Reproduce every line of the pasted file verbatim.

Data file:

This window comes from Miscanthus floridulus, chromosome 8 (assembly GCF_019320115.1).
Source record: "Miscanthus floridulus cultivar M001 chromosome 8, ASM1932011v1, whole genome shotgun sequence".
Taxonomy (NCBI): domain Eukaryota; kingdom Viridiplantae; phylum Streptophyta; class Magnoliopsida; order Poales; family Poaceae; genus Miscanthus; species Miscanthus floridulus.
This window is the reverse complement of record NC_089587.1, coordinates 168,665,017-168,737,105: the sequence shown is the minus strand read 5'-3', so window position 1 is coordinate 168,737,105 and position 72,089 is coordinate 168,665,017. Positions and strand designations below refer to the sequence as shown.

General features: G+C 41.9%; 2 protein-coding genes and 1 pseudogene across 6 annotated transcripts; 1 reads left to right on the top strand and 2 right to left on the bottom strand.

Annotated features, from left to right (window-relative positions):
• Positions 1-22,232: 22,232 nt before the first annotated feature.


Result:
This window comes from Miscanthus floridulus, chromosome 8 (assembly GCF_019320115.1).
Source record: "Miscanthus floridulus cultivar M001 chromosome 8, ASM1932011v1, whole genome shotgun sequence".
Taxonomy (NCBI): domain Eukaryota; kingdom Viridiplantae; phylum Streptophyta; class Magnoliopsida; order Poales; family Poaceae; genus Miscanthus; species Miscanthus floridulus.
This window is the reverse complement of record NC_089587.1, coordinates 168,665,017-168,737,105: the sequence shown is the minus strand read 5'-3', so window position 1 is coordinate 168,737,105 and position 72,089 is coordinate 168,665,017. Positions and strand designations below refer to the sequence as shown.

General features: G+C 41.9%; 2 protein-coding genes and 1 pseudogene across 6 annotated transcripts; 1 reads left to right on the top strand and 2 right to left on the bottom strand.

Annotated features, from left to right (window-relative positions):
• Positions 1-22,232: 22,232 nt before the first annotated feature.